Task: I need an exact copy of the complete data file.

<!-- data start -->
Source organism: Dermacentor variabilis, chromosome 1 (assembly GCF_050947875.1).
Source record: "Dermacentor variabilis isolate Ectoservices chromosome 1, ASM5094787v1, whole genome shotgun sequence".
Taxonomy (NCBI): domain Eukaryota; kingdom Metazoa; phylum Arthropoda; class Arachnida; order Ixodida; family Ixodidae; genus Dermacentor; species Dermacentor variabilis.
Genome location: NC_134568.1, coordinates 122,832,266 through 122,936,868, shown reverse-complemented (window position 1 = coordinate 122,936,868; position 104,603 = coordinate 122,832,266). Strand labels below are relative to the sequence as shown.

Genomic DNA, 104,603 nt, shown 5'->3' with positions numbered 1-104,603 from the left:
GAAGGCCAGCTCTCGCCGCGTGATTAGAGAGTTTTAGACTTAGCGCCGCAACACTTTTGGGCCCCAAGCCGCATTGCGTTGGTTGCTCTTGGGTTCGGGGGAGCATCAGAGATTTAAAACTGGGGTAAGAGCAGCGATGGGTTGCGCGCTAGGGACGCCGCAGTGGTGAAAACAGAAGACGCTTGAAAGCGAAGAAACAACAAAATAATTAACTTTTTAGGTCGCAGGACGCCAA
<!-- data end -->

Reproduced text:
Source organism: Dermacentor variabilis, chromosome 1 (assembly GCF_050947875.1).
Source record: "Dermacentor variabilis isolate Ectoservices chromosome 1, ASM5094787v1, whole genome shotgun sequence".
Taxonomy (NCBI): domain Eukaryota; kingdom Metazoa; phylum Arthropoda; class Arachnida; order Ixodida; family Ixodidae; genus Dermacentor; species Dermacentor variabilis.
Genome location: NC_134568.1, coordinates 122,832,266 through 122,936,868, shown reverse-complemented (window position 1 = coordinate 122,936,868; position 104,603 = coordinate 122,832,266). Strand labels below are relative to the sequence as shown.

Genomic DNA, 104,603 nt, shown 5'->3' with positions numbered 1-104,603 from the left:
GAAGGCCAGCTCTCGCCGCGTGATTAGAGAGTTTTAGACTTAGCGCCGCAACACTTTTGGGCCCCAAGCCGCATTGCGTTGGTTGCTCTTGGGTTCGGGGGAGCATCAGAGATTTAAAACTGGGGTAAGAGCAGCGATGGGTTGCGCGCTAGGGACGCCGCAGTGGTGAAAACAGAAGACGCTTGAAAGCGAAGAAACAACAAAATAATTAACTTTTTAGGTCGCAGGACGCCAA